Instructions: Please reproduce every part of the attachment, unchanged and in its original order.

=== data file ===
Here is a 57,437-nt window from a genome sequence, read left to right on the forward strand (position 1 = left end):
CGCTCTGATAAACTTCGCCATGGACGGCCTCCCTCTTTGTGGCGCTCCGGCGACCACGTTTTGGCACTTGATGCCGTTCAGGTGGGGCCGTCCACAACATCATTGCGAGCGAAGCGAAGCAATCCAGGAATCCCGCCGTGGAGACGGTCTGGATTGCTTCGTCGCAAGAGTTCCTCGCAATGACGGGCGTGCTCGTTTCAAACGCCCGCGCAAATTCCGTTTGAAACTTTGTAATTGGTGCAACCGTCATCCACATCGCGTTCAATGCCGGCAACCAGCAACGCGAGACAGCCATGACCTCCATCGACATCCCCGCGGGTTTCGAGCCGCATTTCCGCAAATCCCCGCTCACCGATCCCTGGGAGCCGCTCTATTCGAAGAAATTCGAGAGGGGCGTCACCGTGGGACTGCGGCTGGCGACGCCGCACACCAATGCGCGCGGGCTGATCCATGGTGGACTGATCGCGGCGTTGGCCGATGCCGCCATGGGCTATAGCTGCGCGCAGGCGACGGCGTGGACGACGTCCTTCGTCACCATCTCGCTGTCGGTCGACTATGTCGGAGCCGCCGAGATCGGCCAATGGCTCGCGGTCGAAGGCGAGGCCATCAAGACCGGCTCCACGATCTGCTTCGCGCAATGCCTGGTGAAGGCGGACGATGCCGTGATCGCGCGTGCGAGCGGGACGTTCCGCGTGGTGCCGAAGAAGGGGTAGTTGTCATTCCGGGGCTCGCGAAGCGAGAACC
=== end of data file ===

Here is a 57,437-nt window from a genome sequence, read left to right on the forward strand (position 1 = left end):
CGCTCTGATAAACTTCGCCATGGACGGCCTCCCTCTTTGTGGCGCTCCGGCGACCACGTTTTGGCACTTGATGCCGTTCAGGTGGGGCCGTCCACAACATCATTGCGAGCGAAGCGAAGCAATCCAGGAATCCCGCCGTGGAGACGGTCTGGATTGCTTCGTCGCAAGAGTTCCTCGCAATGACGGGCGTGCTCGTTTCAAACGCCCGCGCAAATTCCGTTTGAAACTTTGTAATTGGTGCAACCGTCATCCACATCGCGTTCAATGCCGGCAACCAGCAACGCGAGACAGCCATGACCTCCATCGACATCCCCGCGGGTTTCGAGCCGCATTTCCGCAAATCCCCGCTCACCGATCCCTGGGAGCCGCTCTATTCGAAGAAATTCGAGAGGGGCGTCACCGTGGGACTGCGGCTGGCGACGCCGCACACCAATGCGCGCGGGCTGATCCATGGTGGACTGATCGCGGCGTTGGCCGATGCCGCCATGGGCTATAGCTGCGCGCAGGCGACGGCGTGGACGACGTCCTTCGTCACCATCTCGCTGTCGGTCGACTATGTCGGAGCCGCCGAGATCGGCCAATGGCTCGCGGTCGAAGGCGAGGCCATCAAGACCGGCTCCACGATCTGCTTCGCGCAATGCCTGGTGAAGGCGGACGATGCCGTGATCGCGCGTGCGAGCGGGACGTTCCGCGTGGTGCCGAAGAAGGGGTAGTTGTCATTCCGGGGCTCGCGAAGCGAGAACC